I love the North of Africa. I like the Arab world and I like the Jews too. They live together with no problem at all in Morocco and Algeria, for instance. And they used to live happy together in the Caliphate of Cordoba, in the Middle Ages. Both were expelled from Christian Spain in XV Century. The Spanish Jews are the Sephardian group. Simon Peres was Sephardian (“Peres” comes from the very Spanish last name “Perez”) Even today, in Israel, the Sephardians speake an “strange” Spanish called “Ladino”. It is the equivalent to the Askenaz “Yiddish”.

    I am a great admirer of Richard Dawkins, and I am Catholic, anyway. Progressive Catholic.

    I think Dawkins fights the traditional dogmatic idea of God but I think he does not fight (maybe he does not care) the mystical and individual experience of God: that notion you can find explained in books by William James, Carl Jung, Alvin Plantinga, Ludwig Wittgenstein or Erwin Schroedinger…
    I think Dawkins is a deeply religious man. But he is Spinozean, not Christian.


  11. Spaniard August 26, 2013 at 09:23 #

    Mistakes: “Skyscraper”, “An ancient minarete that today is the Cathedral bell tower:.


  12. Spaniard August 26, 2013 at 09:27 #

    I guess that Muslim country is Saudi Arabia.
    Which is not at all in the “Axis of Evil” like the secular Syria, but in the “Axis of Good”.


  13. Spaniard August 26, 2013 at 10:11 #

    Mistakes: “Shimon Peres IS Sephardian”. “Giralda tower”.


  14. Goober August 26, 2013 at 14:58 #


    Methinks you missed the point of the article entirely. She conceded that during the middle ages that it was the Islamic nations that kept science alive. The question she’s asking now, ans it is a good one, is “why did they fall behind? Why did they go from leaders in scientific knowledge to last in line?”

    Your response listing achiements from the middle ages wasn’t even relevant to the discussion because it only reinforced a point which had already been conceded.


  15. Spaniard August 26, 2013 at 15:43 #

    I do not think is because Islam. In that case, we would not have great men of science from such a heavy Christian areas like Poland, Bavaria, Bible Belt… Fanatic Chritians could be worts than fanatic muslims.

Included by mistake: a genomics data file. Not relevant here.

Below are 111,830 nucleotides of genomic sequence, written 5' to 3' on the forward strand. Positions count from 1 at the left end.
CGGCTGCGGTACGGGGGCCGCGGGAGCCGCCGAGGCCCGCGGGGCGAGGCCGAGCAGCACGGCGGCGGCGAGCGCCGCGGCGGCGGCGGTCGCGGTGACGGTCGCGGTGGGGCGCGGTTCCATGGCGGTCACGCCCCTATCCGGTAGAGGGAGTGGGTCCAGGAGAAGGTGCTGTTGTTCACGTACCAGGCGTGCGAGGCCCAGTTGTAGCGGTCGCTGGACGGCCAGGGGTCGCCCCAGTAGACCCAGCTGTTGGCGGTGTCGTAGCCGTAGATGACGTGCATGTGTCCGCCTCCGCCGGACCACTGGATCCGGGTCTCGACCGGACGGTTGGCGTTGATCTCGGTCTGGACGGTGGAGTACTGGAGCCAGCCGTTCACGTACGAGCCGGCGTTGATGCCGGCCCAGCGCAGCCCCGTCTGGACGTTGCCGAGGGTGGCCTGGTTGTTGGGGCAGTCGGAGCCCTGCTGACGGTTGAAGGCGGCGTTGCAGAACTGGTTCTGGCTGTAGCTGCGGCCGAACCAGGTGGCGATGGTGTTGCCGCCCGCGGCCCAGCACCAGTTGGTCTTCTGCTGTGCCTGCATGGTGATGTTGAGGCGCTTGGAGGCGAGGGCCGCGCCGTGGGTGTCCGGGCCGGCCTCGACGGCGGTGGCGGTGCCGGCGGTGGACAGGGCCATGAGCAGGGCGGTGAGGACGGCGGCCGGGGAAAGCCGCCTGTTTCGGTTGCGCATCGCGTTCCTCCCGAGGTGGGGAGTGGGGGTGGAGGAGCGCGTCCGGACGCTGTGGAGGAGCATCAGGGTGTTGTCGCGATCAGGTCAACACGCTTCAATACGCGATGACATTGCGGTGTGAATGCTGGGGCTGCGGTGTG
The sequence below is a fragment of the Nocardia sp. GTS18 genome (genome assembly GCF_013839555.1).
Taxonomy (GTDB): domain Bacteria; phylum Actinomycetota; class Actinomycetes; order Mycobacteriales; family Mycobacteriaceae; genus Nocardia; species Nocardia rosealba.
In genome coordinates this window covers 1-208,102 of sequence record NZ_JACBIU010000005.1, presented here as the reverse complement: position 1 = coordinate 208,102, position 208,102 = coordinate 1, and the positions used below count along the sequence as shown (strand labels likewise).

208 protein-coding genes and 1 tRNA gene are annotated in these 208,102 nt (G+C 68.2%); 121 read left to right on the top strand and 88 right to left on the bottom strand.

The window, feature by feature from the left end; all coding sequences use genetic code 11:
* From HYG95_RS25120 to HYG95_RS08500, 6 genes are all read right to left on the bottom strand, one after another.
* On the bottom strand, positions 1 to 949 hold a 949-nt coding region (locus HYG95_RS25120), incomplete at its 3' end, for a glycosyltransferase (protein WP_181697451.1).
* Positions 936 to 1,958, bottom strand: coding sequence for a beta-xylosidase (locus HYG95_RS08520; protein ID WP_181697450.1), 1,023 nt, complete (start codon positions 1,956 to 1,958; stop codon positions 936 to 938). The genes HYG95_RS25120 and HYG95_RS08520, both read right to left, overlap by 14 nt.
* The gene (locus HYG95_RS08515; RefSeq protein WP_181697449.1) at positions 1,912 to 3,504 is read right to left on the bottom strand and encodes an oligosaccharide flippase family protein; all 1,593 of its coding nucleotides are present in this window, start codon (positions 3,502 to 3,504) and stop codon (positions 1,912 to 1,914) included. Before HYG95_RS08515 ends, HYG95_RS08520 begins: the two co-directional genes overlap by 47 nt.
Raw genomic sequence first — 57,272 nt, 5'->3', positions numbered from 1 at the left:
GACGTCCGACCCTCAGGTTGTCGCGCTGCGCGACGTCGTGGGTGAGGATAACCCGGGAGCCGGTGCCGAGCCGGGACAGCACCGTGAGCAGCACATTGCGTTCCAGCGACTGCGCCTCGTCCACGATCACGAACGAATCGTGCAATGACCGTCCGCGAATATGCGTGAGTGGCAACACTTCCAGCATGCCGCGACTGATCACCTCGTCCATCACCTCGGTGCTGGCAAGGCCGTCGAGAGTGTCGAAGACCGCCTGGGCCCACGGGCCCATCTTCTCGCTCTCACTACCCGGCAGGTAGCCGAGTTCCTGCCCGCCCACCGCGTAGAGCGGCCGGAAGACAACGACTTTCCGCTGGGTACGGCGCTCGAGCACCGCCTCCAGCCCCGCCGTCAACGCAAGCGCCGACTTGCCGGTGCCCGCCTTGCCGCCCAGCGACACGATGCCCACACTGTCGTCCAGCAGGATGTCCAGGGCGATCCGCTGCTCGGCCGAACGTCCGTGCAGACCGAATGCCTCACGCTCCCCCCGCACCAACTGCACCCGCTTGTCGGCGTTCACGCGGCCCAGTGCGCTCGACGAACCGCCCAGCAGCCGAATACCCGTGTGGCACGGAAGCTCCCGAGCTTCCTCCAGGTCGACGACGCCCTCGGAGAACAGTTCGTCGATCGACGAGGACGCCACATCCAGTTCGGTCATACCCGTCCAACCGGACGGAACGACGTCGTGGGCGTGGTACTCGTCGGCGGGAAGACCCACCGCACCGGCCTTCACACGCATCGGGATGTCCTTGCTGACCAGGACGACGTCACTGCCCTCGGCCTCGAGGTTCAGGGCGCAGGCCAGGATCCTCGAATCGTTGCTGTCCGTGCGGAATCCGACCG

I think it has to do with race.
    White race has become the most smart and tallented on Earth. And the whiter, the smarter.
    Until XVII Century, the economy, art, sciencei, technology were runned by Mediterranean whites.
    Then, there was a move to the Northern whites, Even Philosophy become a German discipline, more than Greek.
    Why? I have no idea. A mutation?
    Until today it is just like that. Germany, Britain, Scandinavia, are the strong in Europe. P.I.G.S we are the weak. Until XVII Century was right the opposite. But I do not thinkit has to do with the Reform.
    Maybe is the Lutheran Work Ethics which we have no in the South. I do not know.


  16. Goober August 26, 2013 at 15:54 #

    Good reply. While I don’t agree that the issue is racial, it explains the intent of your previous comment and I get your point now.


  17. Goober August 26, 2013 at 16:21 #

    Religion. Blergh. Why did you have to go there? There is nothing more charged and more apt to bring about nastiness than discussions about religion.

    But, hell, let me dive right in…

    I’ve a more nuanced approach to religion than you. It goes a little something like this:

    • I don’t know. We don’t know. The scientific discoveries necessary to answer the questions that would indicate/contraindicate the existence of a higher power haven’t been made yet;
    • Until I/we know (by making those discoveries), I’m open to any possibility;
    • IF there is, indeed, a higher power, it makes sense that it closely resembles some amalgamation of the being/beings described by the various world religions, assuming it has attempted to make contact with us in the past – men wrote down what they experienced and tried to make sense of it, but probably fell short in truly understanding what was going on;
    • That higher power will probably not be something that we can truly understand, and will probably manifest in a way that we never thought possible – describe a color outside of the human’s visible spectrum to get an idea of what I mean, or try to picture 4 dimensions of space – you can’t do it, and likely won’t be able to if such a being ever presented itself;